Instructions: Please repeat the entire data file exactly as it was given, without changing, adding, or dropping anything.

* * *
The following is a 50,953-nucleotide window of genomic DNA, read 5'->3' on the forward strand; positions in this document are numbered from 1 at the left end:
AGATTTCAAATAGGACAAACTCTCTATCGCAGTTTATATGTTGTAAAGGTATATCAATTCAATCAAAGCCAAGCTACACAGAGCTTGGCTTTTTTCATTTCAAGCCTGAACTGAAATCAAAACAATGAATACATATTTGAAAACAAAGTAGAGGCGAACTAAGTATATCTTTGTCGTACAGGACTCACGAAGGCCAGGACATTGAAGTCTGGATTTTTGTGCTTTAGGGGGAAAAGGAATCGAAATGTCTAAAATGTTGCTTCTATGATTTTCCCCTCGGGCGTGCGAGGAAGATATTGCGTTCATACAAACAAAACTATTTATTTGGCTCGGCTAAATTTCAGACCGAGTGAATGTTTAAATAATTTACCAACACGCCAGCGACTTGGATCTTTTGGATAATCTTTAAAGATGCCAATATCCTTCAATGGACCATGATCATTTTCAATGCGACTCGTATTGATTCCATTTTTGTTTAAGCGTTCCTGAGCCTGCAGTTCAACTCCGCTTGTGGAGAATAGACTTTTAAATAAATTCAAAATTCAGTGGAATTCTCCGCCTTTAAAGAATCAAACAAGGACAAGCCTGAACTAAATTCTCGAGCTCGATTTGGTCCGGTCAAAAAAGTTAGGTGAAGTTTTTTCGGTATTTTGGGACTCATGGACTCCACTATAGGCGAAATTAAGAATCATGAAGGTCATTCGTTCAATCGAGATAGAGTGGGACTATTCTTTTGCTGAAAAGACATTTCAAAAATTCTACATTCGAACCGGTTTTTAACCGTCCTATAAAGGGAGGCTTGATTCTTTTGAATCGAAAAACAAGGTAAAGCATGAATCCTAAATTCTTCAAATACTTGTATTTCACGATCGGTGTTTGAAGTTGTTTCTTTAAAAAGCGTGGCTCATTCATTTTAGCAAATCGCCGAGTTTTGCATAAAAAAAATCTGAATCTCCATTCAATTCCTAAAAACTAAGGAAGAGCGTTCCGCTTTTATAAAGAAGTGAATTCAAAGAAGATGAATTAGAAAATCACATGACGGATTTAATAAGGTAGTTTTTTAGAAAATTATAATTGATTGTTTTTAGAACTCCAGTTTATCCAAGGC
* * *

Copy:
The following is a 50,953-nucleotide window of genomic DNA, read 5'->3' on the forward strand; positions in this document are numbered from 1 at the left end:
AGATTTCAAATAGGACAAACTCTCTATCGCAGTTTATATGTTGTAAAGGTATATCAATTCAATCAAAGCCAAGCTACACAGAGCTTGGCTTTTTTCATTTCAAGCCTGAACTGAAATCAAAACAATGAATACATATTTGAAAACAAAGTAGAGGCGAACTAAGTATATCTTTGTCGTACAGGACTCACGAAGGCCAGGACATTGAAGTCTGGATTTTTGTGCTTTAGGGGGAAAAGGAATCGAAATGTCTAAAATGTTGCTTCTATGATTTTCCCCTCGGGCGTGCGAGGAAGATATTGCGTTCATACAAACAAAACTATTTATTTGGCTCGGCTAAATTTCAGACCGAGTGAATGTTTAAATAATTTACCAACACGCCAGCGACTTGGATCTTTTGGATAATCTTTAAAGATGCCAATATCCTTCAATGGACCATGATCATTTTCAATGCGACTCGTATTGATTCCATTTTTGTTTAAGCGTTCCTGAGCCTGCAGTTCAACTCCGCTTGTGGAGAATAGACTTTTAAATAAATTCAAAATTCAGTGGAATTCTCCGCCTTTAAAGAATCAAACAAGGACAAGCCTGAACTAAATTCTCGAGCTCGATTTGGTCCGGTCAAAAAAGTTAGGTGAAGTTTTTTCGGTATTTTGGGACTCATGGACTCCACTATAGGCGAAATTAAGAATCATGAAGGTCATTCGTTCAATCGAGATAGAGTGGGACTATTCTTTTGCTGAAAAGACATTTCAAAAATTCTACATTCGAACCGGTTTTTAACCGTCCTATAAAGGGAGGCTTGATTCTTTTGAATCGAAAAACAAGGTAAAGCATGAATCCTAAATTCTTCAAATACTTGTATTTCACGATCGGTGTTTGAAGTTGTTTCTTTAAAAAGCGTGGCTCATTCATTTTAGCAAATCGCCGAGTTTTGCATAAAAAAAATCTGAATCTCCATTCAATTCCTAAAAACTAAGGAAGAGCGTTCCGCTTTTATAAAGAAGTGAATTCAAAGAAGATGAATTAGAAAATCACATGACGGATTTAATAAGGTAGTTTTTTAGAAAATTATAATTGATTGTTTTTAGAACTCCAGTTTATCCAAGGC